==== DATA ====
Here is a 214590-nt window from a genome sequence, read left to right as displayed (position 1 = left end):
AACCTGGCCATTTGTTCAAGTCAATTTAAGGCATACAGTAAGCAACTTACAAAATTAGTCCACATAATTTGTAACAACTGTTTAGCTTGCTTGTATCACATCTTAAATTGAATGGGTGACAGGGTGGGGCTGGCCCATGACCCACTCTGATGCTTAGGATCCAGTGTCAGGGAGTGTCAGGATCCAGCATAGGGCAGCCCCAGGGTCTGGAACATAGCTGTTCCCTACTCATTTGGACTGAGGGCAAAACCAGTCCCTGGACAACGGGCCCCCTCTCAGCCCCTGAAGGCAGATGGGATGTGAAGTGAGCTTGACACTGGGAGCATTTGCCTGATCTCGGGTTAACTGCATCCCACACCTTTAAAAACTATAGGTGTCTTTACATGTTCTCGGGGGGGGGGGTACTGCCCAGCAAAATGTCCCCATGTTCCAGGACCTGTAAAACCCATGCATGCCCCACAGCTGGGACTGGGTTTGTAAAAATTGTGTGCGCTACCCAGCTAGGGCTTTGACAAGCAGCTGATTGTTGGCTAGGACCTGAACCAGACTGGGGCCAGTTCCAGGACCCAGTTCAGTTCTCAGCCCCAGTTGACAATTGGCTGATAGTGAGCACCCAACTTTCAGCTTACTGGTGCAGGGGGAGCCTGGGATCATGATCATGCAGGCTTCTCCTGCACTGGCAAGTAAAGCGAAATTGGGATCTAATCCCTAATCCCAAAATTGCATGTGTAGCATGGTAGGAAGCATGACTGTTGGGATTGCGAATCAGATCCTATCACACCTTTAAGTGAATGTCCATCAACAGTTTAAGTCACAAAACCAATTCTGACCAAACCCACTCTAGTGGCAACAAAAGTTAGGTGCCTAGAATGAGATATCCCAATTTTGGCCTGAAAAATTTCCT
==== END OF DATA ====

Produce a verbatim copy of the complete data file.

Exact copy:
Here is a 214590-nt window from a genome sequence, read left to right as displayed (position 1 = left end):
AACCTGGCCATTTGTTCAAGTCAATTTAAGGCATACAGTAAGCAACTTACAAAATTAGTCCACATAATTTGTAACAACTGTTTAGCTTGCTTGTATCACATCTTAAATTGAATGGGTGACAGGGTGGGGCTGGCCCATGACCCACTCTGATGCTTAGGATCCAGTGTCAGGGAGTGTCAGGATCCAGCATAGGGCAGCCCCAGGGTCTGGAACATAGCTGTTCCCTACTCATTTGGACTGAGGGCAAAACCAGTCCCTGGACAACGGGCCCCCTCTCAGCCCCTGAAGGCAGATGGGATGTGAAGTGAGCTTGACACTGGGAGCATTTGCCTGATCTCGGGTTAACTGCATCCCACACCTTTAAAAACTATAGGTGTCTTTACATGTTCTCGGGGGGGGGGGTACTGCCCAGCAAAATGTCCCCATGTTCCAGGACCTGTAAAACCCATGCATGCCCCACAGCTGGGACTGGGTTTGTAAAAATTGTGTGCGCTACCCAGCTAGGGCTTTGACAAGCAGCTGATTGTTGGCTAGGACCTGAACCAGACTGGGGCCAGTTCCAGGACCCAGTTCAGTTCTCAGCCCCAGTTGACAATTGGCTGATAGTGAGCACCCAACTTTCAGCTTACTGGTGCAGGGGGAGCCTGGGATCATGATCATGCAGGCTTCTCCTGCACTGGCAAGTAAAGCGAAATTGGGATCTAATCCCTAATCCCAAAATTGCATGTGTAGCATGGTAGGAAGCATGACTGTTGGGATTGCGAATCAGATCCTATCACACCTTTAAGTGAATGTCCATCAACAGTTTAAGTCACAAAACCAATTCTGACCAAACCCACTCTAGTGGCAACAAAAGTTAGGTGCCTAGAATGAGATATCCCAATTTTGGCCTGAAAAATTTCCT